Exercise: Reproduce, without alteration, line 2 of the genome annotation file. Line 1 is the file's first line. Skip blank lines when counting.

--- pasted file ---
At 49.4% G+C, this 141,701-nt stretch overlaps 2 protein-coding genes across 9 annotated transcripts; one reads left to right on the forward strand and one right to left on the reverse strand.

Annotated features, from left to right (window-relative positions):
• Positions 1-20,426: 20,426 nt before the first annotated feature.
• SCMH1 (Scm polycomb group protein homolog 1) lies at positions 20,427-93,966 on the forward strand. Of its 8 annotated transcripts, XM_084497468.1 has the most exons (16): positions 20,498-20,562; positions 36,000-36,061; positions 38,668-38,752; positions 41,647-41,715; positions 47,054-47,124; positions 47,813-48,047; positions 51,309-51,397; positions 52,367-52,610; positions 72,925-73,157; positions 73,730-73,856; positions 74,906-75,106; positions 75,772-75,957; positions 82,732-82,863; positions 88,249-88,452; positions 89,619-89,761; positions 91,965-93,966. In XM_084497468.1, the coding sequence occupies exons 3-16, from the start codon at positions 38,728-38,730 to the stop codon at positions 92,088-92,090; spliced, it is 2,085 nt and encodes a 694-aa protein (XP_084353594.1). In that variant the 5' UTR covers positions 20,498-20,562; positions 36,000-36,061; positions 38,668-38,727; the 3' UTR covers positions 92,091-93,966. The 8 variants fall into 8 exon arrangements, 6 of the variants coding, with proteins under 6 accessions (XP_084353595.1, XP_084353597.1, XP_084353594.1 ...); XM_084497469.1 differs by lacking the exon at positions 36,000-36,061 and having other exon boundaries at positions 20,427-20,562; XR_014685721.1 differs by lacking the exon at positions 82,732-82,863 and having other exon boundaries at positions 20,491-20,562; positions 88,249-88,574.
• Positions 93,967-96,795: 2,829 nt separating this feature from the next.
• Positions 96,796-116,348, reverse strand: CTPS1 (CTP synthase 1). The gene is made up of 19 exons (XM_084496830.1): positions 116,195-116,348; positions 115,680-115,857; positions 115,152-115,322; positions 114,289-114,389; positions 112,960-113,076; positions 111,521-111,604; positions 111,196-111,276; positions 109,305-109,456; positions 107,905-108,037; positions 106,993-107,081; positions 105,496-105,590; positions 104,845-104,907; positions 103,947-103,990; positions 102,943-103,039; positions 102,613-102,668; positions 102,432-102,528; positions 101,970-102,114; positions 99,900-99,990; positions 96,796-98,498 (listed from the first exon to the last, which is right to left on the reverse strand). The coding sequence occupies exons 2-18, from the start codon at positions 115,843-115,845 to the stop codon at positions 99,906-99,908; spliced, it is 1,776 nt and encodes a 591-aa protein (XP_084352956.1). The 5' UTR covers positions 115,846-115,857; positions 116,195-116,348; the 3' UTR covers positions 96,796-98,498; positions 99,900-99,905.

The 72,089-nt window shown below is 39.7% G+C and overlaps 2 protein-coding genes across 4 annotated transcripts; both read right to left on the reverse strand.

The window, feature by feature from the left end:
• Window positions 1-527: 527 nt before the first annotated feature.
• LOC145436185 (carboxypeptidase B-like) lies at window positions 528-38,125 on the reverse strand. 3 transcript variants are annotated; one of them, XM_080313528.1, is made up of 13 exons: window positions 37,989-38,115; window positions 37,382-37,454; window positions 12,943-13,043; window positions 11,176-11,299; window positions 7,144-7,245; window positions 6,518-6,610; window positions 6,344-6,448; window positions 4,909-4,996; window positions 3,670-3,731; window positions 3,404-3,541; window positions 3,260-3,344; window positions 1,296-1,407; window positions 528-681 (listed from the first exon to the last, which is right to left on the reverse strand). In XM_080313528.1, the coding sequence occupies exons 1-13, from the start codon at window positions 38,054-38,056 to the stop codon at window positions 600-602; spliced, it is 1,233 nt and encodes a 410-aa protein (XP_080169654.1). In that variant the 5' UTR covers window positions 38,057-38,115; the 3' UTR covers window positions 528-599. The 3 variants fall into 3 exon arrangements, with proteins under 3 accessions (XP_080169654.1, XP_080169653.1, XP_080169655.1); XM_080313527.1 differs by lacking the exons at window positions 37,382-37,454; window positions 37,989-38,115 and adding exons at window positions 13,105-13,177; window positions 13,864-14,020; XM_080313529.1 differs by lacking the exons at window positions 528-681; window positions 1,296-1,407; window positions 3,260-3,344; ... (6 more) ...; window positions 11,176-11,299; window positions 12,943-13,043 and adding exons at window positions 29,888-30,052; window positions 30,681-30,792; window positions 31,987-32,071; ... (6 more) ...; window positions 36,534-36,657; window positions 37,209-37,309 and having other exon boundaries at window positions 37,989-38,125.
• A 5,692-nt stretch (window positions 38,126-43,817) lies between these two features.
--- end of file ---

Annotated features, from left to right (window-relative positions):